Passing the ball to durable goods orders for December, expectations are for headline orders to have risen 0.8% mom, the same pace as in November, while core orders are anticipated to have rebounded 0.2% mom after sliding 0.3%. That said, such prints would drive both the yoy rates lower as the monthly rates of December 2017 that will drop out of the yearly calculation were +2.6% and +0.7% respectively. The case for declining yoy rates is also supported by the New Orders sub-index of the ISM manufacturing PMI for the month, which tumbled to 51.1 from 62.1.
Retail sales for the month are also due to be released. The headline rate is anticipated to have ticked down to +0.1% mom from +0.2%, while the core rate is expected to drop to 0.0% from +0.2%.
Last week, Fed officials decided to keep interest rates unchanged, removing from the statement the part suggesting that “some further gradual increases” are warranted. Instead, they noted that they will be patient in determining what future adjustments to interest rates may be appropriate. At the time of writing, according to the Fed funds futures, investors are almost certain that the Committee will not push the hiking button this year, and they even see a nearly 10% chance of a rate cut by December. Thus, further weakness and negative surprises in US data could prompt them to increase their cut bets.
In Canada, the Ivey PMI for January is coming out and the forecast suggests that the index rose to 60.2 from 59.7.
On Thursday, the central bank torch will be passed to the Bank of England. Actually, it will be a “Super Thursday” for the Bank, as besides the rate decision and the meeting minutes, we will also get the quarterly Inflation Report, as well as a press conference by Governor Mark Carney.
Since the last time BoE officials met, UK data have been mixed. Although headline inflation slowed, the core rate ticked up. Both headline and core retail sales tumbled in December, but the unemployment rate declined, while average weekly earnings accelerated somewhat. That said, market participants kept their gaze locked on the Brexit sequel, with the latest episode being Parliament’s debate over May’s alternative Brexit plan, and the voting on amendments proposed by lawmakers. Although since the turn of the year investors had become confident that a no-deal Brexit could be avoided, the rejection of a proposal including a nine-month extension to Article 50 and the adamant stance of the EU to not renegotiate may have revived some fears on that front. Therefore, we don’t expect the BoE to proceed with any major changes at this meeting.
We believe that policymakers will repeat that an ongoing tightening would be appropriate at a gradual pace and to a limited extent, but also reiterate their concerns over Brexit. We also expect them to maintain the view that whatever form Brexit takes, interest rates could move in either direction, which means that the Bank could raise rates even in the case of a disorderly exit. As we noted in the past, we agree with that view. Yes, a no-deal Brexit could hurt economic growth, but a potential slide in the pound could lift inflation up again. The Bank would have to assess the tradeoff and judge whether bringing inflation back to target is a priority compared to supporting economic activity, in which case it could increase rates. If the opposite is true, it may decide to cut. According to the latest data of the UK forward OIS (overnight index swaps) curve, market participants see only a 30% chance for a rate increase by December, while such a move is fully priced in for the summer of 2021.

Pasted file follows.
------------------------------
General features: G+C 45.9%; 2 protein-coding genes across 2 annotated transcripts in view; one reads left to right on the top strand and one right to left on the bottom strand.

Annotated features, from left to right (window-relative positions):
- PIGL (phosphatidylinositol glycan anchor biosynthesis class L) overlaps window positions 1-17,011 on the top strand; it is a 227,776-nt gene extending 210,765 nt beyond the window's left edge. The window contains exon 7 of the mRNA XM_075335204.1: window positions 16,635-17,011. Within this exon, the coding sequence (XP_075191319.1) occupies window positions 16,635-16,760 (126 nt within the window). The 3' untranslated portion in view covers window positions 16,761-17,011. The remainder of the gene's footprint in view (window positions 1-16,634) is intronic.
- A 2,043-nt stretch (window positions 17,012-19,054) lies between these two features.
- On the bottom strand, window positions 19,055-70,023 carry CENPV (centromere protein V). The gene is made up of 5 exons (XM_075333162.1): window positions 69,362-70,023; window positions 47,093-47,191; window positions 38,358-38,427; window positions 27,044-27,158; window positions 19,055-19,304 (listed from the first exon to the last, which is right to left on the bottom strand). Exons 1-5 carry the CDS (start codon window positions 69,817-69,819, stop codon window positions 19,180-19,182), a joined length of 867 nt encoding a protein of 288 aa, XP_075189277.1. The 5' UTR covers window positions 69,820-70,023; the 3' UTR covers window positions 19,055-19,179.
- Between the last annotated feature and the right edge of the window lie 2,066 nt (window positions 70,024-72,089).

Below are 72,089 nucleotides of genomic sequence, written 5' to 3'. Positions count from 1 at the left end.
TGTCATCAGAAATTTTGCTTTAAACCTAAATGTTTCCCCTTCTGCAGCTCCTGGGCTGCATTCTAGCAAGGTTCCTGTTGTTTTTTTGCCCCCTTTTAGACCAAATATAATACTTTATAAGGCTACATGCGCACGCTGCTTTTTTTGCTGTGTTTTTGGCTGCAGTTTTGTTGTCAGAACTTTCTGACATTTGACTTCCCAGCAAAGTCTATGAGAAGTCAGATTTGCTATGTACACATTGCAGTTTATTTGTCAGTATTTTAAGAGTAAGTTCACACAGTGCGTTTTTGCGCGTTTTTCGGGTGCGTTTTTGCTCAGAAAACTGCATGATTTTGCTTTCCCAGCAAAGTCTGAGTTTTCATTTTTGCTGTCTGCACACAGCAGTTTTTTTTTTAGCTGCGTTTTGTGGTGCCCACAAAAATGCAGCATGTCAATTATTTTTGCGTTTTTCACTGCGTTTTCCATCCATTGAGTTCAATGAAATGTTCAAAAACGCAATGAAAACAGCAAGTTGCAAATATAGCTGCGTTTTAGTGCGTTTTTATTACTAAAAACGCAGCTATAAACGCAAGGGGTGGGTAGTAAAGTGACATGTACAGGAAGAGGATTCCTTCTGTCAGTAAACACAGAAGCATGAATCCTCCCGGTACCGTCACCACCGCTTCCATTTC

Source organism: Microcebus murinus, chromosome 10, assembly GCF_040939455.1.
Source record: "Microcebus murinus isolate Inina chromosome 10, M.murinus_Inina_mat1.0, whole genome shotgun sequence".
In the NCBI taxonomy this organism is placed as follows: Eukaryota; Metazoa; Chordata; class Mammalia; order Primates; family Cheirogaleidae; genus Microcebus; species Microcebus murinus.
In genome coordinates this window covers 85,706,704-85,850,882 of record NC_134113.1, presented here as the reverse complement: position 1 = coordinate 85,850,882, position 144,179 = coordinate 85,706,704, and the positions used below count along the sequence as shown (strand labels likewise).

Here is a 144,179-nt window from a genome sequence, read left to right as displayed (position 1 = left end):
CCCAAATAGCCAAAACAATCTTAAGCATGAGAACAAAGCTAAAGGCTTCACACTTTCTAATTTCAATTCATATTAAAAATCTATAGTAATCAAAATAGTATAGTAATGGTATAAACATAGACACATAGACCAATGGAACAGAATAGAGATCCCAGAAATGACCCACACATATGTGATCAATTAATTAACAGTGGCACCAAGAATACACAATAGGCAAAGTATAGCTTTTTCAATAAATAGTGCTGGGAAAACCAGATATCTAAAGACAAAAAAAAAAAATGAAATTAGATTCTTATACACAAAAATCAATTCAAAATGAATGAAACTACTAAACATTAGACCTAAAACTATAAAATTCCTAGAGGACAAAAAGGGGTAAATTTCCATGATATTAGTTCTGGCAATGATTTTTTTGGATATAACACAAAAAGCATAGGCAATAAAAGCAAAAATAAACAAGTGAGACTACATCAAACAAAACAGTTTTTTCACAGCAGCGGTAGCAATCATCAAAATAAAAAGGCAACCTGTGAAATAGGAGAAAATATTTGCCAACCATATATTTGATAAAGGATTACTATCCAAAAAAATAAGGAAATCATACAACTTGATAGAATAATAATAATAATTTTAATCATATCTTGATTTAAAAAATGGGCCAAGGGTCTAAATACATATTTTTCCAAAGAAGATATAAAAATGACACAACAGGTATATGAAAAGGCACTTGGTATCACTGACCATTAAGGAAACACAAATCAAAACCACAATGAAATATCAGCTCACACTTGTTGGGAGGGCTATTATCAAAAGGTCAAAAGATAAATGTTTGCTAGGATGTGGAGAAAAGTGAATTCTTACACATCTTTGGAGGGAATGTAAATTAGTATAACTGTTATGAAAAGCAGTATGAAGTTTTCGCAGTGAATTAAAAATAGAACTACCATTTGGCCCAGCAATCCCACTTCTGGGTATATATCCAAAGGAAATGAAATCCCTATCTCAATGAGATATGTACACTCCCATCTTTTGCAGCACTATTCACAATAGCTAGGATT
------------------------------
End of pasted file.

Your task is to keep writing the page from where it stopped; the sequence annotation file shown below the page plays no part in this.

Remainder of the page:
As for Thursday’s data, during the early Asian morning, we have New Zealand’s employment data for Q4. Expectations are for the unemployment rate to have rebounded to 4.1% from 3.9%, which was lowest since Q2 2008, while the employment change is anticipated to have slowed to +0.3% qoq from +1.1%. Although the somewhat better than expected inflation data for Q4 may have encouraged some participants to reduce their bets with regards to a rate cut by the RBNZ, the slowdown in Q3 GDP and a potential rebound in the unemployment rate may allow Governor Orr to keep that option well on the table.
Later in the day, Germany’s industrial production is anticipated to have risen +0.8% mom in December, after tumbling 1.9% the month before. The nation’s trade balance for the same month is also due to be released, but no forecast is currently available.
Finally, on Friday, during the European morning, Norway’s GDP data for Q4 is coming out. Expectations are for the Norwegian economy to have grown at the same pace as in Q3 (+0.6% qoq), while mainland growth is anticipated to have accelerated to +0.7% qoq from +0.3%, something that may keep the Norges Bank on course for pushing the hiking button again in March.
Later, we get Canada’s employment report for January. The forecasts suggest that the unemployment rate ticked up to 5.7% from 5.6%, while the net change in employment is forecast to have slowed further, to 6.0k from 9.3k. When they last met, BoC policymakers kept the door open for further rate increases and noted that growth has been running close to its potential rate. However, last week, data showed that economic activity contracted in November, dragging the yoy rate down to +1.7% from +2.2%. Thus, coming on top of that data set, a weak employment report may raise doubts as to whether the BoC could indeed maintain its upbeat view with regards to future rate increases.
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Copyright 2019 JFD Group Ltd.